Multimedia is the most popular way of presenting data through electronic devices such as computers, televisions, cellular phones, and even in a live stage. If you open a web browser and visit a webpage, you will notice moving ads and interactive applications like doodles or games like Solitaire. If you turn on your television and watch a recording of a live concert and observe the laser show; or watch an animated film with 3D characters, then you are familiar with multimedia usage. But website content and presentation are but a few of the many usage of multimedia; and every industry — from Entertainment to Advertising to Education — is out to maximize multimedia. Doing this will require the help of a specialist, a multimedia artist that specializes in the designing multimedia content that will suit every company’s needs: a Multimedia Designer.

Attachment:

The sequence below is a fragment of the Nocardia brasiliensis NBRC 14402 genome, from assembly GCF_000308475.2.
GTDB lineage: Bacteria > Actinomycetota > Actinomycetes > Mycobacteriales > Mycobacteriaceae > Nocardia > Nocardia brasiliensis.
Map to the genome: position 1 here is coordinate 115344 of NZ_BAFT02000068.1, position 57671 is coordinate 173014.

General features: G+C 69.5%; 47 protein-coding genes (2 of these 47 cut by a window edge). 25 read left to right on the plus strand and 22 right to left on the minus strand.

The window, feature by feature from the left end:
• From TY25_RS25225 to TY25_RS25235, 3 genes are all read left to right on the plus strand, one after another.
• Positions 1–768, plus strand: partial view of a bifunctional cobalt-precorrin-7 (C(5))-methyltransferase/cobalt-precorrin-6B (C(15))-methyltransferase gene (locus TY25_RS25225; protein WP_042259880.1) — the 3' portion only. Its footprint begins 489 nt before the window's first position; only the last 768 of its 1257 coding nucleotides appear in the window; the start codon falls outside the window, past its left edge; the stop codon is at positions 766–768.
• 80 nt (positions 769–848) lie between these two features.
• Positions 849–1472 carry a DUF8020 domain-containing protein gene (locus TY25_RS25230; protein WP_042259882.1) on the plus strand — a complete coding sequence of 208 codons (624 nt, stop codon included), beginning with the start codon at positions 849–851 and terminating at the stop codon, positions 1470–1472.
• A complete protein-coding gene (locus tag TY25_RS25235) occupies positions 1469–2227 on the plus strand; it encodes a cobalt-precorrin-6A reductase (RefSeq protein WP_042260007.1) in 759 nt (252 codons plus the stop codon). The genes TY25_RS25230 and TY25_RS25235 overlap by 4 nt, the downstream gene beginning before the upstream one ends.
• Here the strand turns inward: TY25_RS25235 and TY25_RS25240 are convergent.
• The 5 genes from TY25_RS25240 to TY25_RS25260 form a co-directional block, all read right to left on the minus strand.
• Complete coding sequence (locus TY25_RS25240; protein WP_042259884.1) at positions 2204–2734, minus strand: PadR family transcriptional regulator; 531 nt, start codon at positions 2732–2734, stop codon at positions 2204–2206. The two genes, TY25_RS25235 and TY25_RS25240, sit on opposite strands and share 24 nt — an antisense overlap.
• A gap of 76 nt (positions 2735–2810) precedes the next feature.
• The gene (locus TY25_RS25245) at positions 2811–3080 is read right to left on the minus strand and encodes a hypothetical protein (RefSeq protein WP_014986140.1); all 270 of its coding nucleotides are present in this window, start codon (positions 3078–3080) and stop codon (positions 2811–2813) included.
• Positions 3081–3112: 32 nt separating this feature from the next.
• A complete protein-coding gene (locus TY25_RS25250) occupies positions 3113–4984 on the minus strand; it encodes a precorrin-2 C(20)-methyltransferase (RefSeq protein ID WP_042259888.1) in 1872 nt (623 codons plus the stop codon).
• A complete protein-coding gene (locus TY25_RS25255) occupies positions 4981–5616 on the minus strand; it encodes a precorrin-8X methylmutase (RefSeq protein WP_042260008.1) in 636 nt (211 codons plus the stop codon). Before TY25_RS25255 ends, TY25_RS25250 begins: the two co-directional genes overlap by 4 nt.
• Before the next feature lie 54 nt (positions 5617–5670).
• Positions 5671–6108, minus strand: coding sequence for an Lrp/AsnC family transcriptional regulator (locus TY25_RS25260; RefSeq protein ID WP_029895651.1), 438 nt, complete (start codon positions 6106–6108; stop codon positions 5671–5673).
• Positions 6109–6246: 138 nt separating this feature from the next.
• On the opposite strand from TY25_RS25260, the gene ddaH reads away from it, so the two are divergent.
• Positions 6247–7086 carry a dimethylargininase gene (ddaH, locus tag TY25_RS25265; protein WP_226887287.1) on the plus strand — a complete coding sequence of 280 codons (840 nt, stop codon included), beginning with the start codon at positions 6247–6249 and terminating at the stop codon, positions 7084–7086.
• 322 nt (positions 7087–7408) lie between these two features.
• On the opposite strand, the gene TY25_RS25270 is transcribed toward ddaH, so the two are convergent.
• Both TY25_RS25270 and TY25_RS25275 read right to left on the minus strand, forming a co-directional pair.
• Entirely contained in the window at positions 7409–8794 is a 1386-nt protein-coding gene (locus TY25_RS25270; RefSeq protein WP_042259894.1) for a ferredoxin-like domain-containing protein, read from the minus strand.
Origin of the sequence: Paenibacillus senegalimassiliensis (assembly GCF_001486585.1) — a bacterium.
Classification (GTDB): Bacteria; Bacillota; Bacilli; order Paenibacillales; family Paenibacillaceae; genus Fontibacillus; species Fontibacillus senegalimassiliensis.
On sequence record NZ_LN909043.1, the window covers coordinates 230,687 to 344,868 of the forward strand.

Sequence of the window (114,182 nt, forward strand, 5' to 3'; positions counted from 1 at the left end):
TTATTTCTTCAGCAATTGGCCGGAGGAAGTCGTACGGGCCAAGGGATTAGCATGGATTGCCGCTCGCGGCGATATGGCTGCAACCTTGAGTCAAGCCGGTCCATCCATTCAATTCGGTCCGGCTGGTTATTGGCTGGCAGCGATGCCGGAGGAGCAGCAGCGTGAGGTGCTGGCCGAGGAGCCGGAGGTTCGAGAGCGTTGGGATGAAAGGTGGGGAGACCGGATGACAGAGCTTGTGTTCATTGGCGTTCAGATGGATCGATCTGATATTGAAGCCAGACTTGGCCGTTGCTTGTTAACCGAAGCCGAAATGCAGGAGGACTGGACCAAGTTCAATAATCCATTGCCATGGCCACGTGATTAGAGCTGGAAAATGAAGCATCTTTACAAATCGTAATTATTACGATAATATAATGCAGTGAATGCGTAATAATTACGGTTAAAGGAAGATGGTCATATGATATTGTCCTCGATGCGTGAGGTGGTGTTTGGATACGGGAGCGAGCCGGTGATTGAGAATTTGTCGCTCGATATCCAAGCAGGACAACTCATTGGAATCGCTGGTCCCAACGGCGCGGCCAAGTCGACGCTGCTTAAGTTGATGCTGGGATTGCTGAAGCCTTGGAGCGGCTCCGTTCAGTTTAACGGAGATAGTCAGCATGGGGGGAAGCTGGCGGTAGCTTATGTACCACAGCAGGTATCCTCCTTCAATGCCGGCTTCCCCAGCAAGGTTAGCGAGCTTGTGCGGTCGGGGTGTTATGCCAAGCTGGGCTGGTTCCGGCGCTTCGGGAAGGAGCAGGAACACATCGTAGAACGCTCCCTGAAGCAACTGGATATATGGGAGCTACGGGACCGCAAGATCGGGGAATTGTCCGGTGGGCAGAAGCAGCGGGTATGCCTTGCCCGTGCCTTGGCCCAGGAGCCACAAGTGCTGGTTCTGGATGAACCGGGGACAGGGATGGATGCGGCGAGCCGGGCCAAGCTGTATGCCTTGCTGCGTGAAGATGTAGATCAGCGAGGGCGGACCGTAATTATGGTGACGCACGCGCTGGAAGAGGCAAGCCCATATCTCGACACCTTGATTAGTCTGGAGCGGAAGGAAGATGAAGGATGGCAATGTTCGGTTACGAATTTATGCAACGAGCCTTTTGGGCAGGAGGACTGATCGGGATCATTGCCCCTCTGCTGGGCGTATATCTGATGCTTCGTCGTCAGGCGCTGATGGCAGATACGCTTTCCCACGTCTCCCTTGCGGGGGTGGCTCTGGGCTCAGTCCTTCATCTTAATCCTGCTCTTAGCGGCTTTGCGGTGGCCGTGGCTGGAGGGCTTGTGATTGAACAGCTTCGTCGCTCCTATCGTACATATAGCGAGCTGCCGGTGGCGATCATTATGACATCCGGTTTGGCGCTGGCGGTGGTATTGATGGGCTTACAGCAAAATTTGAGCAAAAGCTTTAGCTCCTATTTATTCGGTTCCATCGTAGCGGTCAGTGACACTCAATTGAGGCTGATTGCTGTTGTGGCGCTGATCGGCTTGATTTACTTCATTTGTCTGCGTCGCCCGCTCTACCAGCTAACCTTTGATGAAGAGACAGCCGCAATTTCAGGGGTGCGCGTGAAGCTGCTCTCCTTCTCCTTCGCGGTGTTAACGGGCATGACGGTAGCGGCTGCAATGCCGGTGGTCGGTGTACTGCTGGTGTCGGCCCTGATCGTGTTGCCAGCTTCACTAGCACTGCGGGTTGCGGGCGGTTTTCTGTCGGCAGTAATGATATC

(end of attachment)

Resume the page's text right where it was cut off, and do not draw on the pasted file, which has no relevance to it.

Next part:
More often than not, a Multimedia Designer will work in a creative group that will provide the clients with the multimedia content they need. The main responsibility of a Multimedia Designer is to design; that is, to produce sketches, scale models, plans, and drawings of the multimedia content to be developed. These plans and sketches will be checked by the creative director or by the production manager for any inconsistencies or for production feasibility. Multimedia Designers are the ones in charge on the overall feel of the multimedia content. They can design the props, set, and decide on the costumes that will best compliment the design. Multimedia Designers can also direct and advise set assistants and other production staff if needed to maintain the design.